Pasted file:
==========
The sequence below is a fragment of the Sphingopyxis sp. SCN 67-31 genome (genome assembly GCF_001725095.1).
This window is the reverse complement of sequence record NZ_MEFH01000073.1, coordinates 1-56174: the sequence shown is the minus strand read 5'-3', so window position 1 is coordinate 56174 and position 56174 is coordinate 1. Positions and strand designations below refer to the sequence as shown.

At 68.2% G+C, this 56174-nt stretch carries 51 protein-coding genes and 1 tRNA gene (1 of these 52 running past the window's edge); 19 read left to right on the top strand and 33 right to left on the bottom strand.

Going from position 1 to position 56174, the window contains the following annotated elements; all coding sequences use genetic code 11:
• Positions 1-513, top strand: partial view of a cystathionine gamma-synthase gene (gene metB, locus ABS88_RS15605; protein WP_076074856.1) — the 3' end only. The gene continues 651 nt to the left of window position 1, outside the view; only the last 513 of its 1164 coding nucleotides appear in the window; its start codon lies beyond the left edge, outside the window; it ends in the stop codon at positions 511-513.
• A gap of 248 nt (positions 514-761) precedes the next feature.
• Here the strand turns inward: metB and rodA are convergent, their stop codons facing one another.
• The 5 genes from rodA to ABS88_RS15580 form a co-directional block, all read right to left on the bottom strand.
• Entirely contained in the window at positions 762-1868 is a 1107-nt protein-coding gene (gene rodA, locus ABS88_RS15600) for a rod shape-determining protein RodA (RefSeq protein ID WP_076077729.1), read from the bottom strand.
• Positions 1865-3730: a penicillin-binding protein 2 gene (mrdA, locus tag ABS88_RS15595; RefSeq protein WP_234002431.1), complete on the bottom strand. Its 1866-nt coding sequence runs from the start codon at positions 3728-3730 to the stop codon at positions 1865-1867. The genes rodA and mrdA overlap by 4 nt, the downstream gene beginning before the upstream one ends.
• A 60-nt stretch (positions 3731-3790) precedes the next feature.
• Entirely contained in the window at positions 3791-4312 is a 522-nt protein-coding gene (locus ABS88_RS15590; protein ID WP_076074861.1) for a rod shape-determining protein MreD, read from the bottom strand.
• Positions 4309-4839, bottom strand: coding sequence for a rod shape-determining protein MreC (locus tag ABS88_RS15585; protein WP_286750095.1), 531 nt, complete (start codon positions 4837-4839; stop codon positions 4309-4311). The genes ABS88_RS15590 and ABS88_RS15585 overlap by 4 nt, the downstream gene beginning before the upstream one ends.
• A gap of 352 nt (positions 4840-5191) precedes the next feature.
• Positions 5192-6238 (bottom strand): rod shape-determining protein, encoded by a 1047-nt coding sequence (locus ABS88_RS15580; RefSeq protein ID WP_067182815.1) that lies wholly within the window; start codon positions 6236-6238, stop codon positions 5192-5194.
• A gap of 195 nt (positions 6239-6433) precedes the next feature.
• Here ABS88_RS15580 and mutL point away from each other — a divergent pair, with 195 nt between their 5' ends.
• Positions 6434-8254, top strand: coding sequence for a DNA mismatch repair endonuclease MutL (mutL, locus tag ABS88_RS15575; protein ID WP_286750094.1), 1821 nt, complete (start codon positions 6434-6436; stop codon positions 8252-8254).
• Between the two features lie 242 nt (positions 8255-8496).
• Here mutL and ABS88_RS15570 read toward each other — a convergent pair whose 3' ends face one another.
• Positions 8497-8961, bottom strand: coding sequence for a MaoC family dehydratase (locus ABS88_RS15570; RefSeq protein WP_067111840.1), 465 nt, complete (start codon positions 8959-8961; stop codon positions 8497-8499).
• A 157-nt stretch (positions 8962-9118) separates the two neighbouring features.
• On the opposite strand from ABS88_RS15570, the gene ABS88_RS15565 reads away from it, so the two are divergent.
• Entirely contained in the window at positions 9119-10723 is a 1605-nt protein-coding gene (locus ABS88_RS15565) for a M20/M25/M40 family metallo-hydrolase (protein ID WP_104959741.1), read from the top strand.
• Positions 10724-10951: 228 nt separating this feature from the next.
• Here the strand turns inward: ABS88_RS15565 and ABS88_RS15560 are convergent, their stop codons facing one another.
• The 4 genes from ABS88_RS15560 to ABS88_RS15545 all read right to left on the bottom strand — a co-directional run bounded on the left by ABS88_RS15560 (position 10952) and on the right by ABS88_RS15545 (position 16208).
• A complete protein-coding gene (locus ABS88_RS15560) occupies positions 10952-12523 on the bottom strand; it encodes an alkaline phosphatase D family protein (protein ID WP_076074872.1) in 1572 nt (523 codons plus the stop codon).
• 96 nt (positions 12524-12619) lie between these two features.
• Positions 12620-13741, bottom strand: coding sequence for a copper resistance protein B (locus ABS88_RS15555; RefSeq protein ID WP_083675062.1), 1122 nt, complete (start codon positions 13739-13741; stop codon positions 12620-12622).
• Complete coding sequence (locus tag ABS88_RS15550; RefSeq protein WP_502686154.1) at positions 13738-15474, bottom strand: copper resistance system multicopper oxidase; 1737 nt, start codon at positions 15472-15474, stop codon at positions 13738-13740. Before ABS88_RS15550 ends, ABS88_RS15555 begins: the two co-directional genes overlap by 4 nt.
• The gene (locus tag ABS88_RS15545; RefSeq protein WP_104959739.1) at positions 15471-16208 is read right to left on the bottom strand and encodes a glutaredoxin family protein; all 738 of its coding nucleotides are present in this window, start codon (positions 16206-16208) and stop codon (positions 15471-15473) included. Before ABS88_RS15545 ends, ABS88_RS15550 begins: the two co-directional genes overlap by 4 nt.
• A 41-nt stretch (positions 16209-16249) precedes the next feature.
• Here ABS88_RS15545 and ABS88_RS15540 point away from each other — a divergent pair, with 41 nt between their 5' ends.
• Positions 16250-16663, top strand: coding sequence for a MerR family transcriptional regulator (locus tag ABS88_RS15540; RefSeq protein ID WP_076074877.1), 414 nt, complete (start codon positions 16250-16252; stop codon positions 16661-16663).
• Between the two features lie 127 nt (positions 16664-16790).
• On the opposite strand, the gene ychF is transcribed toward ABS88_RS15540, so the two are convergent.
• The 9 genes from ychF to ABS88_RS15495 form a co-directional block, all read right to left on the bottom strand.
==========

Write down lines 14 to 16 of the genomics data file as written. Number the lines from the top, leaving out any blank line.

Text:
• A gap of 352 nt (positions 4840-5191) precedes the next feature.
• Positions 5192-6238 (bottom strand): rod shape-determining protein, encoded by a 1047-nt coding sequence (locus ABS88_RS15580; RefSeq protein ID WP_067182815.1) that lies wholly within the window; start codon positions 6236-6238, stop codon positions 5192-5194.
• A gap of 195 nt (positions 6239-6433) precedes the next feature.